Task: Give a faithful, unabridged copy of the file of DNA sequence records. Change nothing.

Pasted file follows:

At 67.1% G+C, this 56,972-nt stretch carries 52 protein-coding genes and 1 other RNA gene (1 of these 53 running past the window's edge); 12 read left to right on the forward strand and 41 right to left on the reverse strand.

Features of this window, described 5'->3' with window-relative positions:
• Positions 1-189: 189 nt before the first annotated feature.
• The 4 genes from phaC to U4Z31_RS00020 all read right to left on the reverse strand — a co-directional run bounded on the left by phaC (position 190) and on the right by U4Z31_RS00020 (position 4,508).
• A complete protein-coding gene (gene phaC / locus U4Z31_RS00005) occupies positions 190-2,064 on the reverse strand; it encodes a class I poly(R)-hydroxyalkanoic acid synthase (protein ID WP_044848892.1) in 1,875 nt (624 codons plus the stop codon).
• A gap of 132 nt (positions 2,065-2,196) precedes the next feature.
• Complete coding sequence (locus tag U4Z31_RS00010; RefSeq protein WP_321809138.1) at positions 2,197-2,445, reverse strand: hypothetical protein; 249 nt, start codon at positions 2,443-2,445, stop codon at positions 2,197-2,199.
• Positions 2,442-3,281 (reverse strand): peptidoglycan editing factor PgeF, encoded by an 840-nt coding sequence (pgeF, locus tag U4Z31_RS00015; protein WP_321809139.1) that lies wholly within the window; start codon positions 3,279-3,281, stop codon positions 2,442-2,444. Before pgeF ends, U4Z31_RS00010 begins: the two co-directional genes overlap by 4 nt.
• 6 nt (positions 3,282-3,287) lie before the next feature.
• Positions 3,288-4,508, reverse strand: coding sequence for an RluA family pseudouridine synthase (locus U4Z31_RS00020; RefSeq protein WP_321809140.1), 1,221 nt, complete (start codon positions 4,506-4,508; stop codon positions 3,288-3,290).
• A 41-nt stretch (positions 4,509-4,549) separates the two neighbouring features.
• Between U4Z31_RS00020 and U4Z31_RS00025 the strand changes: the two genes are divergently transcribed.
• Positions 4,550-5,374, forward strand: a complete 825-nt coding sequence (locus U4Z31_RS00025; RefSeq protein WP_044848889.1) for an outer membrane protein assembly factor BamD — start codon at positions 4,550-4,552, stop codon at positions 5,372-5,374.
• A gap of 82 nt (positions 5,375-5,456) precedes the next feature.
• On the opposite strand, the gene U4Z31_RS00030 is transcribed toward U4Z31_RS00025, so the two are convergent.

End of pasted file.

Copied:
At 67.1% G+C, this 56,972-nt stretch carries 52 protein-coding genes and 1 other RNA gene (1 of these 53 running past the window's edge); 12 read left to right on the forward strand and 41 right to left on the reverse strand.

Features of this window, described 5'->3' with window-relative positions:
• Positions 1-189: 189 nt before the first annotated feature.
• The 4 genes from phaC to U4Z31_RS00020 all read right to left on the reverse strand — a co-directional run bounded on the left by phaC (position 190) and on the right by U4Z31_RS00020 (position 4,508).
• A complete protein-coding gene (gene phaC / locus U4Z31_RS00005) occupies positions 190-2,064 on the reverse strand; it encodes a class I poly(R)-hydroxyalkanoic acid synthase (protein ID WP_044848892.1) in 1,875 nt (624 codons plus the stop codon).
• A gap of 132 nt (positions 2,065-2,196) precedes the next feature.
• Complete coding sequence (locus tag U4Z31_RS00010; RefSeq protein WP_321809138.1) at positions 2,197-2,445, reverse strand: hypothetical protein; 249 nt, start codon at positions 2,443-2,445, stop codon at positions 2,197-2,199.
• Positions 2,442-3,281 (reverse strand): peptidoglycan editing factor PgeF, encoded by an 840-nt coding sequence (pgeF, locus tag U4Z31_RS00015; protein WP_321809139.1) that lies wholly within the window; start codon positions 3,279-3,281, stop codon positions 2,442-2,444. Before pgeF ends, U4Z31_RS00010 begins: the two co-directional genes overlap by 4 nt.
• 6 nt (positions 3,282-3,287) lie before the next feature.
• Positions 3,288-4,508, reverse strand: coding sequence for an RluA family pseudouridine synthase (locus U4Z31_RS00020; RefSeq protein WP_321809140.1), 1,221 nt, complete (start codon positions 4,506-4,508; stop codon positions 3,288-3,290).
• A 41-nt stretch (positions 4,509-4,549) separates the two neighbouring features.
• Between U4Z31_RS00020 and U4Z31_RS00025 the strand changes: the two genes are divergently transcribed.
• Positions 4,550-5,374, forward strand: a complete 825-nt coding sequence (locus U4Z31_RS00025; RefSeq protein WP_044848889.1) for an outer membrane protein assembly factor BamD — start codon at positions 4,550-4,552, stop codon at positions 5,372-5,374.
• A gap of 82 nt (positions 5,375-5,456) precedes the next feature.
• On the opposite strand, the gene U4Z31_RS00030 is transcribed toward U4Z31_RS00025, so the two are convergent.